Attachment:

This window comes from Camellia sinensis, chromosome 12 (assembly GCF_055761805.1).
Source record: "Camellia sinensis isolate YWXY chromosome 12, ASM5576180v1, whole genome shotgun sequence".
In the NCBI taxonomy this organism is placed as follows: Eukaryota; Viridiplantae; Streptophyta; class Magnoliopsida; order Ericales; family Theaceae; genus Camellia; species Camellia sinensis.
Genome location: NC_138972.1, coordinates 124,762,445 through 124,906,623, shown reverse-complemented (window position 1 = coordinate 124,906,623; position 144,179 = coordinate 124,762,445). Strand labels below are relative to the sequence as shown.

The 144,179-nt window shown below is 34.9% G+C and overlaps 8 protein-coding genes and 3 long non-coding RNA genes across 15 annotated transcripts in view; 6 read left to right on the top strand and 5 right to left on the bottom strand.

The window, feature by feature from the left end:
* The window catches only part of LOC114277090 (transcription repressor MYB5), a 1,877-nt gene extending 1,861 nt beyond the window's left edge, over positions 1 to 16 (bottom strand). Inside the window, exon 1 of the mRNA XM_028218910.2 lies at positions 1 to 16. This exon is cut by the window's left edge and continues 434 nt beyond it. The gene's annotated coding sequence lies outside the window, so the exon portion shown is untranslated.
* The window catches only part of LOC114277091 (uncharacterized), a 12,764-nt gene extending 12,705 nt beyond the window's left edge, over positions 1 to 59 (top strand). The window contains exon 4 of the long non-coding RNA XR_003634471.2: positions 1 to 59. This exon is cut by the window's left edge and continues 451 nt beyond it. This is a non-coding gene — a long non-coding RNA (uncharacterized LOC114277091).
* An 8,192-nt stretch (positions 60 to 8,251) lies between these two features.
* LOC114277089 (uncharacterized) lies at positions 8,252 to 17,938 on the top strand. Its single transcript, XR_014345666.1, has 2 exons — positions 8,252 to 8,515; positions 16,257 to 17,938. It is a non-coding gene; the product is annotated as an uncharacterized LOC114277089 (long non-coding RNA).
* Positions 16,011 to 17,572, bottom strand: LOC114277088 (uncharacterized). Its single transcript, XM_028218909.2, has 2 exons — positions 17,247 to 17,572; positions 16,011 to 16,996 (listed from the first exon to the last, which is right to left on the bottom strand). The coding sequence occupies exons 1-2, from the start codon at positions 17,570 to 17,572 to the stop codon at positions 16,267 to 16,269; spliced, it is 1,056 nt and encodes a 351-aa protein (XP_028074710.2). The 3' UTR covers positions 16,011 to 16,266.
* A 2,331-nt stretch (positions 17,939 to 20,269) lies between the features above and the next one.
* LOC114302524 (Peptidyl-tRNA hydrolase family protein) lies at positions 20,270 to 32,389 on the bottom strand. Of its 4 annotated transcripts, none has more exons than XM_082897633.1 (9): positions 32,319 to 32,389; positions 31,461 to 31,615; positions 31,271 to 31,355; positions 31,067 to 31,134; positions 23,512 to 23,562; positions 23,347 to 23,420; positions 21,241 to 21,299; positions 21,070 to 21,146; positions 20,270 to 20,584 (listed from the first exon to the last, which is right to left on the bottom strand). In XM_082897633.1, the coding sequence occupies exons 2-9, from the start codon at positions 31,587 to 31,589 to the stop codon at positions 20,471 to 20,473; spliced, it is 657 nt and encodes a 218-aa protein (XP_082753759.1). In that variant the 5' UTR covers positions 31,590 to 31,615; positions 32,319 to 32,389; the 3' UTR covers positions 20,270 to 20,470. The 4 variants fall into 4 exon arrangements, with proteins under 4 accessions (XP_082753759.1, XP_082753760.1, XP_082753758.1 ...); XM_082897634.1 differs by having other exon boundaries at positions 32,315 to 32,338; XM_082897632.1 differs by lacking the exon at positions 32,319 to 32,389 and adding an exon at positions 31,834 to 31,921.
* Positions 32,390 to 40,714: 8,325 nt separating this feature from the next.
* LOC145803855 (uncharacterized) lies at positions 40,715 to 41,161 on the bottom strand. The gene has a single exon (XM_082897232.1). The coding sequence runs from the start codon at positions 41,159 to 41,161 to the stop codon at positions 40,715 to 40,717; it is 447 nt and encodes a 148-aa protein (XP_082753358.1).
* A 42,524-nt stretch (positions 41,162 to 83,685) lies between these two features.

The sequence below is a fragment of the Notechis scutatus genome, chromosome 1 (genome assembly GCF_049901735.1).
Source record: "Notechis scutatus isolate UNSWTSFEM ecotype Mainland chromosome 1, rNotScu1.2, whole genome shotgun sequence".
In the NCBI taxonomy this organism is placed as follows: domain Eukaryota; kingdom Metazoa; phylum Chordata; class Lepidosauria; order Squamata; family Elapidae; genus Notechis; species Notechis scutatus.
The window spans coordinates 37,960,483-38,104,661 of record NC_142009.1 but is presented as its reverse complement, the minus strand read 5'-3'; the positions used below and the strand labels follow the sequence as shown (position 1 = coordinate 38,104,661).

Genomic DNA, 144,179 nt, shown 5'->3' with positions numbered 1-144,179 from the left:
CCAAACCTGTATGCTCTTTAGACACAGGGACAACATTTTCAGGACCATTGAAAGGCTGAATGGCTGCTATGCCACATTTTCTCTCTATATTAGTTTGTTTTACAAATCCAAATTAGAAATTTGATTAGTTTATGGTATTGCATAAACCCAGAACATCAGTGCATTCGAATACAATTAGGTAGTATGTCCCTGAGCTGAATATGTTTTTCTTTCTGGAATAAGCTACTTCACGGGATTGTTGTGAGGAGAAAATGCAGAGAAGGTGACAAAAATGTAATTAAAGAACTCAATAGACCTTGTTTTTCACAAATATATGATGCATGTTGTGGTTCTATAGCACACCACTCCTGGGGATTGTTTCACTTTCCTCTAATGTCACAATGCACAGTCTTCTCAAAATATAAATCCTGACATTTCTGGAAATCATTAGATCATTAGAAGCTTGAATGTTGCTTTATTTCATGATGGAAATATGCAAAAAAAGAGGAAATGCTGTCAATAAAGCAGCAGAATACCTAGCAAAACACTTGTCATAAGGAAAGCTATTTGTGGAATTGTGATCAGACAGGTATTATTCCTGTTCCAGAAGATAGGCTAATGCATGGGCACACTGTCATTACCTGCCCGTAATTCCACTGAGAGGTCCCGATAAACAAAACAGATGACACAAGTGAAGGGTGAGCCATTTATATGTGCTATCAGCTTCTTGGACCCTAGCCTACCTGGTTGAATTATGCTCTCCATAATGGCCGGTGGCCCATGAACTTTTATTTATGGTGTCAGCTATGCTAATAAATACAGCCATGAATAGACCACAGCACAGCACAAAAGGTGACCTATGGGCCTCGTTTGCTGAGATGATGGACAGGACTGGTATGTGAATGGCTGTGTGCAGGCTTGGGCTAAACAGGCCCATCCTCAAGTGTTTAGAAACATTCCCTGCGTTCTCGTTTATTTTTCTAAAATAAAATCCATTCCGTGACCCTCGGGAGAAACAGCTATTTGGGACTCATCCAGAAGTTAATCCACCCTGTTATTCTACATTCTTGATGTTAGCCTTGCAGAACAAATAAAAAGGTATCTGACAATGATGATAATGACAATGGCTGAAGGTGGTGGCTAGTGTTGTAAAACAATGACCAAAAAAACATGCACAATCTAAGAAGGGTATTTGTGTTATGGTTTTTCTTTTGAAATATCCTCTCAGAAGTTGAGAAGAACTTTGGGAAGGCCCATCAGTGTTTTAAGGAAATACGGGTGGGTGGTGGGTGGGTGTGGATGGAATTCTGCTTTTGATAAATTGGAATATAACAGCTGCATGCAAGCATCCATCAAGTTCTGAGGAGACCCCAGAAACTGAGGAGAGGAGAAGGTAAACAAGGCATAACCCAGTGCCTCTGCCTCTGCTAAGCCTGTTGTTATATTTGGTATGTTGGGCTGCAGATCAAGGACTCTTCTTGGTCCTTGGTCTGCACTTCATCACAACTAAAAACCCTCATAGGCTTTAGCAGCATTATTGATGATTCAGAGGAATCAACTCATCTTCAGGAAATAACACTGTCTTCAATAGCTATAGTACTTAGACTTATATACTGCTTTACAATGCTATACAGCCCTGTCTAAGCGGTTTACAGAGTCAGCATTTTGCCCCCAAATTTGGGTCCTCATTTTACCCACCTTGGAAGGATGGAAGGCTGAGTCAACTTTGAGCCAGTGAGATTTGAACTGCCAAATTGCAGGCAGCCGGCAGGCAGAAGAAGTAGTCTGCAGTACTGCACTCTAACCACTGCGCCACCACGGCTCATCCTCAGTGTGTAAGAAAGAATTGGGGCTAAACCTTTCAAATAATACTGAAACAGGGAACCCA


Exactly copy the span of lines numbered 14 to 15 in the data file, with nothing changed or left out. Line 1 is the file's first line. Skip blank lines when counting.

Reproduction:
* Positions 32,390 to 40,714: 8,325 nt separating this feature from the next.
* LOC145803855 (uncharacterized) lies at positions 40,715 to 41,161 on the bottom strand. The gene has a single exon (XM_082897232.1). The coding sequence runs from the start codon at positions 41,159 to 41,161 to the stop codon at positions 40,715 to 40,717; it is 447 nt and encodes a 148-aa protein (XP_082753358.1).